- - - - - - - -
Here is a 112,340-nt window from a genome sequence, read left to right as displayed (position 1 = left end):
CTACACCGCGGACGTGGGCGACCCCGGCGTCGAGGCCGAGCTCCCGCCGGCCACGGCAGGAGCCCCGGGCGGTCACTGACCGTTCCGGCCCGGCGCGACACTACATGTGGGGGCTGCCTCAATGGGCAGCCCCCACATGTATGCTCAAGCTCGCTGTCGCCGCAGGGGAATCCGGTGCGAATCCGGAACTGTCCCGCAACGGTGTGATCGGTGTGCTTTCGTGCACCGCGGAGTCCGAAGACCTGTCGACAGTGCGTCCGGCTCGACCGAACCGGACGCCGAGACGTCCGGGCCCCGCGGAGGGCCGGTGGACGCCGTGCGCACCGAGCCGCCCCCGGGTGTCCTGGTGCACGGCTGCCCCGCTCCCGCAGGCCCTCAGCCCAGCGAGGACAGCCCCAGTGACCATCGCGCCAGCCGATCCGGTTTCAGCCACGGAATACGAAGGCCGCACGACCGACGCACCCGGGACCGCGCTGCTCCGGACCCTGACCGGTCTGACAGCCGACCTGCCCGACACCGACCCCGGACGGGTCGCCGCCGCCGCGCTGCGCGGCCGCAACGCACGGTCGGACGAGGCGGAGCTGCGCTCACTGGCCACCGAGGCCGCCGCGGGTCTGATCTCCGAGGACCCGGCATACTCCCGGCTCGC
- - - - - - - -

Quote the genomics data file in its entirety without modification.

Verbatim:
Here is a 112,340-nt window from a genome sequence, read left to right as displayed (position 1 = left end):
CTACACCGCGGACGTGGGCGACCCCGGCGTCGAGGCCGAGCTCCCGCCGGCCACGGCAGGAGCCCCGGGCGGTCACTGACCGTTCCGGCCCGGCGCGACACTACATGTGGGGGCTGCCTCAATGGGCAGCCCCCACATGTATGCTCAAGCTCGCTGTCGCCGCAGGGGAATCCGGTGCGAATCCGGAACTGTCCCGCAACGGTGTGATCGGTGTGCTTTCGTGCACCGCGGAGTCCGAAGACCTGTCGACAGTGCGTCCGGCTCGACCGAACCGGACGCCGAGACGTCCGGGCCCCGCGGAGGGCCGGTGGACGCCGTGCGCACCGAGCCGCCCCCGGGTGTCCTGGTGCACGGCTGCCCCGCTCCCGCAGGCCCTCAGCCCAGCGAGGACAGCCCCAGTGACCATCGCGCCAGCCGATCCGGTTTCAGCCACGGAATACGAAGGCCGCACGACCGACGCACCCGGGACCGCGCTGCTCCGGACCCTGACCGGTCTGACAGCCGACCTGCCCGACACCGACCCCGGACGGGTCGCCGCCGCCGCGCTGCGCGGCCGCAACGCACGGTCGGACGAGGCGGAGCTGCGCTCACTGGCCACCGAGGCCGCCGCGGGTCTGATCTCCGAGGACCCGGCATACTCCCGGCTCGC